Eachine E511S Foldable Drone: DJI Mavic Air on a Budget
Once you figure out how to use the app, this is a reasonable little drone. The limited instructions mean this isn't the most beginner-friendly model.
Eachine’s E511S foldable drone is a low-budget alternative to DJI’s plethora of small but expensive drones. The E511S is clearly styled after the Mavic Air, but is it any good? Is the old adage “you get what you pay for” true for this little drone? Let’s find out.
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- Battery size: 7.4V 1200 mAh
- Camera: 1080p 120° wide angle
- Charging time: 2 hours
- Dimensions (folded): 7.3 x 4.2 x 2.5 inches
- Dimensions (unfolded): 14 x 14.4 x 2.9 inches
- FPV distance: 200ft
- Flying time: 16 minutes
- Frequency: 2.4GHz
- Motor type: coreless
- R/C distance: 82ft
- Weight: 9.8oz
Design and Features
Priced at less than $200, the E511S strays away from impulse territory and instead enters the Christmas present price range. While it is relatively affordable for a drone with this skill set, it’s not cheap enough to take a gamble on. Our expectations are high at this price.
Inside the box, you’ll find the drone and remote transmitter. You get one battery, a USB charger, two spare blades, four protection covers, a screwdriver, and a user manual. The inclusion of spare blades is nice given how easily blades can break in a collision. This USB charger is, in reality, a USB cable with a small circuit in the plug. It’s not possible to charge this drone with your mobile phone charger.
This drone uses GPS to enhance your flight experience. This is very common for big drones but does introduce the risk for “flyaways” if not calibrated before every flight. It uses this GPS to provide a range of features, including:
- Follow mode
- Return to home
- Headless mode
- Orbit mode
Besides this, various other sensors and buttons aim to handle the hard parts of flying for you. It has a two-speed control, one key takeoff, one key landing, emergency stop, 3D flip mode, and VR mode.
One key takeoff and landing works very well, but for features such as VR mode, you’ll need a mobile phone VR holder as one is not included in the box.
The E511S looks nice from a distance but on closer inspection, it reveals its low-budget construction. Weighing 9.8oz it is very light. Weighing less is a good thing for a drone, but this makes the E511S feel cheap and plasticky. The arms fold into the body, with the raised support feet folding into the arms. The propellers split into two parts, further reducing its travel size.
On the top, you’ll find the power switch and status LEDs. The rear houses the removable battery, which does not contain any status lights. It’s not possible to tell the battery life without the battery installed in the drone. On the bottom are the micro SD card slot and antenna. Finally, the front sports two forward-facing LEDs, and the 1080p camera. This camera has a 120° field of view and can tilt down up to 45°. There is no stabilizer for this camera, either mechanical or software-based.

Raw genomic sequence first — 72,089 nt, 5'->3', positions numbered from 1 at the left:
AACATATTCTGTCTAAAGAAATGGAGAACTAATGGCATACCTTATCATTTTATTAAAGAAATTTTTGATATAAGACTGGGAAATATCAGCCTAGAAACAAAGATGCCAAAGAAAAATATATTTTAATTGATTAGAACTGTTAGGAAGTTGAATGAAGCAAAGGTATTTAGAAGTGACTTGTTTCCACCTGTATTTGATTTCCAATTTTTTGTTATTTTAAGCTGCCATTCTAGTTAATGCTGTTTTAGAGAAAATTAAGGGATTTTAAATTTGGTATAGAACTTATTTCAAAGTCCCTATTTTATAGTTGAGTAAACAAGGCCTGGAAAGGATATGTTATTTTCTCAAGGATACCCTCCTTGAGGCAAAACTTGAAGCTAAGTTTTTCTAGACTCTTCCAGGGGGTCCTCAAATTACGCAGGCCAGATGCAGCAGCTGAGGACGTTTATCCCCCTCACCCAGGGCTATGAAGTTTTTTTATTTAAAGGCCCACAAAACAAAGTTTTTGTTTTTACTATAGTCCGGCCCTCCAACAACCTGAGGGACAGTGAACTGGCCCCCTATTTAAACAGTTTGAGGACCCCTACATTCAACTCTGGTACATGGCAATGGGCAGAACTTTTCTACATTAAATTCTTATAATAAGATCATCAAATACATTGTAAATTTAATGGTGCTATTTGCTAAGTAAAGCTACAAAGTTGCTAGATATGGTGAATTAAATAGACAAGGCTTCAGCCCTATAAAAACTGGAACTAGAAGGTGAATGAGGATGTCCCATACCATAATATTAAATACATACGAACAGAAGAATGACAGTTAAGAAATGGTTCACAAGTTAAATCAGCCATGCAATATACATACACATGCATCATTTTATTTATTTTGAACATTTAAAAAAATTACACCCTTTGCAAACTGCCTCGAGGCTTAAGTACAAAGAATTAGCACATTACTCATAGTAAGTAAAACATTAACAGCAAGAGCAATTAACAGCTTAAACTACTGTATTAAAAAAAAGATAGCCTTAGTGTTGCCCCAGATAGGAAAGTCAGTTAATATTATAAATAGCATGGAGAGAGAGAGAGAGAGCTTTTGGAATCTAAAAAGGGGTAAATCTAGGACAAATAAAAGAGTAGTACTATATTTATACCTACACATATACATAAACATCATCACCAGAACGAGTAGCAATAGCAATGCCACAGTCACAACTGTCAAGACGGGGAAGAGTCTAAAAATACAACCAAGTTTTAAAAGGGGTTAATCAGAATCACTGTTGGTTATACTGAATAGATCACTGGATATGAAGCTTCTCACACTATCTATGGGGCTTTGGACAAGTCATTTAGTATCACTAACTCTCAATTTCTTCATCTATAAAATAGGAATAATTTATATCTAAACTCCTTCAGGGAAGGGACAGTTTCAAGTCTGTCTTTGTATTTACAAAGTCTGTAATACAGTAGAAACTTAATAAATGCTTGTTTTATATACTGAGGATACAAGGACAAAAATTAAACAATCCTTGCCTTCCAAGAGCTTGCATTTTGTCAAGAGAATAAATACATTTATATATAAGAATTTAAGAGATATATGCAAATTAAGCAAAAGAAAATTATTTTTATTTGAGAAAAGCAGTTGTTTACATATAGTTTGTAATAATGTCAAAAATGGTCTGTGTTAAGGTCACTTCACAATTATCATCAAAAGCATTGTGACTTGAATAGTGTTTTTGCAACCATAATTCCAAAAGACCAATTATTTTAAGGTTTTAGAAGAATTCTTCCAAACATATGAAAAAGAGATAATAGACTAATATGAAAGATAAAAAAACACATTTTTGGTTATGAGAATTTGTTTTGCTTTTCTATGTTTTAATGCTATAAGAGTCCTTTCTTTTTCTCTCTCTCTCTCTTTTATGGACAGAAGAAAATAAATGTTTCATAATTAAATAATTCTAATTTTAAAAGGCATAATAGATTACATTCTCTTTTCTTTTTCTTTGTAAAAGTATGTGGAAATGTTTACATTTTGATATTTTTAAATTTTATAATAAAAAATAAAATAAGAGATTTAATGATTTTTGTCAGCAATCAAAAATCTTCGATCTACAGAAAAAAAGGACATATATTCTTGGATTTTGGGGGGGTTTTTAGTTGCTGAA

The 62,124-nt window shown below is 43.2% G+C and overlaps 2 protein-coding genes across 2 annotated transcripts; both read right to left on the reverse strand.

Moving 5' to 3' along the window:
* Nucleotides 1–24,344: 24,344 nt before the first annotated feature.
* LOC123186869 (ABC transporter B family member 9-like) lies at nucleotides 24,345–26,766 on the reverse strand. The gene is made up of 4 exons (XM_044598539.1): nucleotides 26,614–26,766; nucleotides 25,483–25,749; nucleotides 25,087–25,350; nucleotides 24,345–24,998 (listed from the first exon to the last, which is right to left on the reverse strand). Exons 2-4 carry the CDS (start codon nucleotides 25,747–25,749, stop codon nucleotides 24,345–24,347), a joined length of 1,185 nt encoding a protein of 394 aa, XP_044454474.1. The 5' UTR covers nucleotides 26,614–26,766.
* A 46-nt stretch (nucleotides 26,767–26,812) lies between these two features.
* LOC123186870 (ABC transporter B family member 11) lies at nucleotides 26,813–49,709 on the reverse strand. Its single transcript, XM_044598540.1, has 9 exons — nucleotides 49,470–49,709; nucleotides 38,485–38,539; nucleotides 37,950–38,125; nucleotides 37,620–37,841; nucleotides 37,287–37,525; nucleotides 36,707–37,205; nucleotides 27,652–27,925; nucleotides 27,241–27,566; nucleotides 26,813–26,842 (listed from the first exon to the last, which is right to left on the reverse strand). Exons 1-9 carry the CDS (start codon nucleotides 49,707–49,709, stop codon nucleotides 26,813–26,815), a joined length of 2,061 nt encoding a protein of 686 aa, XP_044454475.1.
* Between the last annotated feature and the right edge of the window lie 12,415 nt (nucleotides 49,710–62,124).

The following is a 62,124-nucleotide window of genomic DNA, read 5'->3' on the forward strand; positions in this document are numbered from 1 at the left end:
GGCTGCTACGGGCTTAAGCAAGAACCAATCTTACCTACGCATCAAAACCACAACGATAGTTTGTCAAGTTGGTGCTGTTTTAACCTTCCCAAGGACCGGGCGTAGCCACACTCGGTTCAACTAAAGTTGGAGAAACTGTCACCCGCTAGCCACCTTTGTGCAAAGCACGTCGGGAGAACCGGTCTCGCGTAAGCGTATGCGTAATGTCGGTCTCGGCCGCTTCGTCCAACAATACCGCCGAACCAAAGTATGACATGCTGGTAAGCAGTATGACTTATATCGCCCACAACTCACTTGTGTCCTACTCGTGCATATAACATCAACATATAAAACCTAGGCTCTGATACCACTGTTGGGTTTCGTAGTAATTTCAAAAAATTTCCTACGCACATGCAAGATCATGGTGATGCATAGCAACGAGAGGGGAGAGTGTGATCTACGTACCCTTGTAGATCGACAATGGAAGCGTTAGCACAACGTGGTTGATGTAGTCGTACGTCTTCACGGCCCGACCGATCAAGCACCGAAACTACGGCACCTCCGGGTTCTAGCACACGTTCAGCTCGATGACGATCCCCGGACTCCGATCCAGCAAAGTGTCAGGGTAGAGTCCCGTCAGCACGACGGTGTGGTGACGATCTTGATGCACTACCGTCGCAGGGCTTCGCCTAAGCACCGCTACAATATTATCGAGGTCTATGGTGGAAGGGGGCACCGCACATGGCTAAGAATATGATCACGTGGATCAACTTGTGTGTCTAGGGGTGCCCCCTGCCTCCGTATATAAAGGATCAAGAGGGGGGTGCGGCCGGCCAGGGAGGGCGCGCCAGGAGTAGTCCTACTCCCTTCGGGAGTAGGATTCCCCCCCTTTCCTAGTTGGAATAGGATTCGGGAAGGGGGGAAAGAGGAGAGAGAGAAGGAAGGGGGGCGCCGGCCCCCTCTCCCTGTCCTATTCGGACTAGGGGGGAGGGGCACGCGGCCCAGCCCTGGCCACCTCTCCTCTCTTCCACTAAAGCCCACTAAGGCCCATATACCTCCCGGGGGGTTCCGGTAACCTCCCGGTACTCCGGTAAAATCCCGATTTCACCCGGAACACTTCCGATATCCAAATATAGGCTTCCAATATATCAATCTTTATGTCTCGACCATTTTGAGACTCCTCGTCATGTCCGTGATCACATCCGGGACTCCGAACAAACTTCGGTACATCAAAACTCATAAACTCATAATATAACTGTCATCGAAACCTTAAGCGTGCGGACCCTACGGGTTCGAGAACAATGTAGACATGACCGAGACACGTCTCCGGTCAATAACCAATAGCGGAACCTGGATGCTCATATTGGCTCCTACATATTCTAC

While cheap feeling and very lightweight, the drone is nice and compact. It folds down to a diminutive size for transport and unfolds in a matter of seconds.
The controller works in conjunction with the mobile app. There’s a slot underneath it to hold your mobile, but no way to share power from the controller to your phone like many DJI drones. You’ll need to supply four “AAA” batteries for this controller, which is irritating. I’d expect the controller to have its own rechargeable battery at this price.
The analog control sticks are ergonomically positioned and smooth. There’s no screen on this controller, but there are many buttons scattered around for starting/stopping recording, taking photos, one-touch takeoff/landing, emergency stop, and more. Four LED status lights show the remaining controller battery level.
Before making any flight you’ll need to pair the controller with the drone, download and pair the mobile app, and calibrate the GPS.
The pairing of the controller and drone works by powering up the drone, and then the controller. After a few seconds, the status lights switch from flashing to a steady solid color. There’s no way to reset this process or otherwise pair again without power cycling both. It works well, but we’re unsure how this works if several drones are pairing at the same time. Will the controller pair with the first drone it finds or is it encoded to this specific drone? We think it’s the former which again is unusual for a drone in this price range.
The basic mobile app installation is straight forward enough. This connects to the 2.4Ghz Wi-Fi network the drone broadcasts when powered on. Strangely enough, there’s no password on this network, so anyone with a mobile phone and the inclination can connect to your drone, and issue rogue commands. Not great for a drone that can cause serious injury should it crash.
Finally, you must calibrate the GPS, and failure to do so is often a quick way to lose drones. This consists of rotating the drone through the horizontal and vertical axis and is a common procedure for drones equipped with GPS. unfortunately, you have to rely on a series of status lights to know when each step has finished, and so this becomes something of a guessing game.
Will the lights change after the third or fourth rotation? Who knows. Despite the inconsistency, it did calibrate. A feature in the app to show the current calibration status would solve this, as the current implementation in both the app and controller is a button to start the process.